The State Capacity Ceiling on Tax Rates: Evidence from Randomized Tax Abatements in the DRC
Augustin Bergeron, Gabriel Tourek, and Jonathan L. Weigel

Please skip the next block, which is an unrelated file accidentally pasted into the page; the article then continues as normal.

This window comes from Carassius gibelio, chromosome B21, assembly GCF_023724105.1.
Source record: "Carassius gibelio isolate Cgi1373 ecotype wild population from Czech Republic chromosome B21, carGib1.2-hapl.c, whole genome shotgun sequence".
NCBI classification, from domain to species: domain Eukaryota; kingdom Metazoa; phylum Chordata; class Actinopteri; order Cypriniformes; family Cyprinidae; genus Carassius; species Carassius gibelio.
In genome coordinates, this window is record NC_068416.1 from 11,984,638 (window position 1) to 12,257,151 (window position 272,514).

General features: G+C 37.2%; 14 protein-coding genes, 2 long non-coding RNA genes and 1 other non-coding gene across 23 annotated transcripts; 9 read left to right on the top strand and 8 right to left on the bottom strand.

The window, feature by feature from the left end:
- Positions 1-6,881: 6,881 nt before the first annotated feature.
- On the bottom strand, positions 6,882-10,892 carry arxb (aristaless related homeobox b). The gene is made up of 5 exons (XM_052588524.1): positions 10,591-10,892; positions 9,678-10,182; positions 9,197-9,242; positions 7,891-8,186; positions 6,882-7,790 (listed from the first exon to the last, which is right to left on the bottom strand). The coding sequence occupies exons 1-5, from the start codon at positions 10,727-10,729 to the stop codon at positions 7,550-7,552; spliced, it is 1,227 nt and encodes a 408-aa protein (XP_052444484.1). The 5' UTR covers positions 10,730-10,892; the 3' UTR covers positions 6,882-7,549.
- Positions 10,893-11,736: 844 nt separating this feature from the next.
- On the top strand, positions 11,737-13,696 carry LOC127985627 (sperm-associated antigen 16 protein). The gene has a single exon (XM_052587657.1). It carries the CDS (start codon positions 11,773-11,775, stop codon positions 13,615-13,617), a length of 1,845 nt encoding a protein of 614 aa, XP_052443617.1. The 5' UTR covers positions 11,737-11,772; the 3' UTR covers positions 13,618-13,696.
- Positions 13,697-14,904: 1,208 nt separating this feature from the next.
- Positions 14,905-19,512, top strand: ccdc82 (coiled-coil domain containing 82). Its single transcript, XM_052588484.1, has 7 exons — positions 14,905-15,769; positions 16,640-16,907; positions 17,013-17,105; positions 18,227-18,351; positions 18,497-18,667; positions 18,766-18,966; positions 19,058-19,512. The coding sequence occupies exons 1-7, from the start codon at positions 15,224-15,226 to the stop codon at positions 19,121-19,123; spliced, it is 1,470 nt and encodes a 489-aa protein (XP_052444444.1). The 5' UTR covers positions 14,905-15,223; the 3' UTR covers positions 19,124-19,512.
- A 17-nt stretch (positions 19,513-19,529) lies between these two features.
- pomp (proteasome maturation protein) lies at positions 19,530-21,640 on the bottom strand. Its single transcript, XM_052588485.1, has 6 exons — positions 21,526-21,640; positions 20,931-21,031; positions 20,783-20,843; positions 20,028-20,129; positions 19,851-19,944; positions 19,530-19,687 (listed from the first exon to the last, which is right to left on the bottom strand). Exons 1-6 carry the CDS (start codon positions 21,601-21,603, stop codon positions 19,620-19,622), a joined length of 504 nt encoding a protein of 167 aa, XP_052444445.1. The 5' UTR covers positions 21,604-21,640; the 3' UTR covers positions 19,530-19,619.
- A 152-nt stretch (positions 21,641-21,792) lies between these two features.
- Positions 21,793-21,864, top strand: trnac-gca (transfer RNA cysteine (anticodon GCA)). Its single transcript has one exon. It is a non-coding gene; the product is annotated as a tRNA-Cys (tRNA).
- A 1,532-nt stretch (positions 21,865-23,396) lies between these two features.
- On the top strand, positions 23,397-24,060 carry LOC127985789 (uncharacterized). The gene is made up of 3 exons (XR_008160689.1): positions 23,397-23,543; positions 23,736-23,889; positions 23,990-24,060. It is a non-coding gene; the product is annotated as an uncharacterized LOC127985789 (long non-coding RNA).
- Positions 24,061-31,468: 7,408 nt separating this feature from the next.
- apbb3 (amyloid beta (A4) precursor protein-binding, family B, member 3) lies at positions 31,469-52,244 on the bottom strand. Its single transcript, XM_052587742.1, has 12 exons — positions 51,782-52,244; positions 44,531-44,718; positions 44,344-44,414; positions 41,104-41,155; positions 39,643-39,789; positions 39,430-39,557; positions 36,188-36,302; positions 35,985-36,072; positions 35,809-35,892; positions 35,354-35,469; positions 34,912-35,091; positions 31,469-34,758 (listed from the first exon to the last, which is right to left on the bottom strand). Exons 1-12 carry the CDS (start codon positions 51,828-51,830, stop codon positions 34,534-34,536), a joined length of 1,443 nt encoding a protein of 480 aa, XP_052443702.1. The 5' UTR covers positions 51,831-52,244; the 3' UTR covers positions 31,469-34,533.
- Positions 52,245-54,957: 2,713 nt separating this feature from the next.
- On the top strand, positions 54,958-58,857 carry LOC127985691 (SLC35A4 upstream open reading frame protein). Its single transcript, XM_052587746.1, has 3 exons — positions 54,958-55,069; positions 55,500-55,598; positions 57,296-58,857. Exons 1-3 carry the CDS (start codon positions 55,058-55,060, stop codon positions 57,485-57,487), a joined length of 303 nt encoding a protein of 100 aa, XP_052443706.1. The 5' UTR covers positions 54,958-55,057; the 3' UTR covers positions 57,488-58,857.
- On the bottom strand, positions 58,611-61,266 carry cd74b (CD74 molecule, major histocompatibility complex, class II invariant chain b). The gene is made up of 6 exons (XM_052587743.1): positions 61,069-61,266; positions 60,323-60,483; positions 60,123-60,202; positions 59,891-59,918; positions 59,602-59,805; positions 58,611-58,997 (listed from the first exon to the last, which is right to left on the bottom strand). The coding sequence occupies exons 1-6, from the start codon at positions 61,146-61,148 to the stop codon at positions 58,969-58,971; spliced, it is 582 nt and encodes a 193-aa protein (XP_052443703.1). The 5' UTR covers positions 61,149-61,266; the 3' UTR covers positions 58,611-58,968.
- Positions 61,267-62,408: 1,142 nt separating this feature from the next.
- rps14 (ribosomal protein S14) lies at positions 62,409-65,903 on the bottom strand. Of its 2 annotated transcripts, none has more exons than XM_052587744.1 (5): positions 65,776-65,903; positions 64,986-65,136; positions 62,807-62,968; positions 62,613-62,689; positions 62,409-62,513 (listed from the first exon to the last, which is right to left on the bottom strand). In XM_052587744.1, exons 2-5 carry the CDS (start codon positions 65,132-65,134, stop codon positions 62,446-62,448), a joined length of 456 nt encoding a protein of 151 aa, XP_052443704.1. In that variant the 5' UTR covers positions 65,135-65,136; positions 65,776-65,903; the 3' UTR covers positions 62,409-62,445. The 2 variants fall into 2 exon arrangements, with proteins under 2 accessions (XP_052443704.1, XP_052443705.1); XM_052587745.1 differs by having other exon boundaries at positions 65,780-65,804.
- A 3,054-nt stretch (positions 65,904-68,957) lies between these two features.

How can developing countries increase the tax revenue they collect? In collaboration with the Provincial Government of Kasaï-Central, we evaluate an experiment in the D.R. Congo that randomly assigned 38,028 property owners to different property tax liabilities. We find that status quo tax rates are above the revenue-maximizing (Laffer) tax rate. Reducing the property tax rate by approximately 34% would maximize government revenue, by increasing tax compliance. We then investigate how responses to tax rates interact with enforcement. We exploit two sources of variation in enforcement — randomized enforcement letters and random assignment of tax collectors — and show that the Laffer rate increases with enforcement. Replacing tax collectors in the bottom 25th percentile of enforcement capacity by average collectors would raise the Laffer rate by 42%. Tax rates and enforcement are thus complementary levers. While a naive government that sequentially implements the Laffer rate and increases enforcement would raise revenue by 61%, a sophisticated government that prospectively implements the post-enforcement Laffer rate would instead raise revenue by 77%. These findings provide experimental evidence that low government enforcement capacity sets a binding ceiling on the Laffer tax rate in some developing countries, and thereby demonstrates the value of increasing tax enforcement in tandem with tax rates to expand fiscal capacity.